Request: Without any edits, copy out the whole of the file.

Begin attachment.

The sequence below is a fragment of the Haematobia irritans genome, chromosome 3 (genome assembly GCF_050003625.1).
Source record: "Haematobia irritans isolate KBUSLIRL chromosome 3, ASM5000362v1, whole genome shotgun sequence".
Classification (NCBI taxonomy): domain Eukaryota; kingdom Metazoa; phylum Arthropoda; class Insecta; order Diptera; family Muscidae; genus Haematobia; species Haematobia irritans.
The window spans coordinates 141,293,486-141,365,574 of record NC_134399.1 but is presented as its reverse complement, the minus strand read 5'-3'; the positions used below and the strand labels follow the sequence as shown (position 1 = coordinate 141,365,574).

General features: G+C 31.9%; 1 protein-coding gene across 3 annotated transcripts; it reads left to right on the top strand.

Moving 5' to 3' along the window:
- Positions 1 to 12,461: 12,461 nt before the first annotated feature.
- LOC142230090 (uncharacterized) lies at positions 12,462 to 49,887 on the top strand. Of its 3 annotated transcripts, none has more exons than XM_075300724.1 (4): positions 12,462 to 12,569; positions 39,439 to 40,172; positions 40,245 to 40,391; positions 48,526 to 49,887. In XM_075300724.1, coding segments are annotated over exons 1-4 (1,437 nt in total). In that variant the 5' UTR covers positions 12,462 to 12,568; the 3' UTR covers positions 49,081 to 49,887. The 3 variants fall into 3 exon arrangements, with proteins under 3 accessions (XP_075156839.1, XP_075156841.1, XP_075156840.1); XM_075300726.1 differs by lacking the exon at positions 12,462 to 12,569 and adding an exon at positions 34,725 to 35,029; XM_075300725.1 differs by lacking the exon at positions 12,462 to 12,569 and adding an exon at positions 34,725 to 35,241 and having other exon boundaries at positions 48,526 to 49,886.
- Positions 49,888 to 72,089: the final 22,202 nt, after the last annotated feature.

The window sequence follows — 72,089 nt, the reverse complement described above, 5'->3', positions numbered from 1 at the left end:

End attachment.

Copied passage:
The sequence below is a fragment of the Haematobia irritans genome, chromosome 3 (genome assembly GCF_050003625.1).
Source record: "Haematobia irritans isolate KBUSLIRL chromosome 3, ASM5000362v1, whole genome shotgun sequence".
Classification (NCBI taxonomy): domain Eukaryota; kingdom Metazoa; phylum Arthropoda; class Insecta; order Diptera; family Muscidae; genus Haematobia; species Haematobia irritans.
The window spans coordinates 141,293,486-141,365,574 of record NC_134399.1 but is presented as its reverse complement, the minus strand read 5'-3'; the positions used below and the strand labels follow the sequence as shown (position 1 = coordinate 141,365,574).

General features: G+C 31.9%; 1 protein-coding gene across 3 annotated transcripts; it reads left to right on the top strand.

Moving 5' to 3' along the window:
- Positions 1 to 12,461: 12,461 nt before the first annotated feature.
- LOC142230090 (uncharacterized) lies at positions 12,462 to 49,887 on the top strand. Of its 3 annotated transcripts, none has more exons than XM_075300724.1 (4): positions 12,462 to 12,569; positions 39,439 to 40,172; positions 40,245 to 40,391; positions 48,526 to 49,887. In XM_075300724.1, coding segments are annotated over exons 1-4 (1,437 nt in total). In that variant the 5' UTR covers positions 12,462 to 12,568; the 3' UTR covers positions 49,081 to 49,887. The 3 variants fall into 3 exon arrangements, with proteins under 3 accessions (XP_075156839.1, XP_075156841.1, XP_075156840.1); XM_075300726.1 differs by lacking the exon at positions 12,462 to 12,569 and adding an exon at positions 34,725 to 35,029; XM_075300725.1 differs by lacking the exon at positions 12,462 to 12,569 and adding an exon at positions 34,725 to 35,241 and having other exon boundaries at positions 48,526 to 49,886.
- Positions 49,888 to 72,089: the final 22,202 nt, after the last annotated feature.

The window sequence follows — 72,089 nt, the reverse complement described above, 5'->3', positions numbered from 1 at the left end: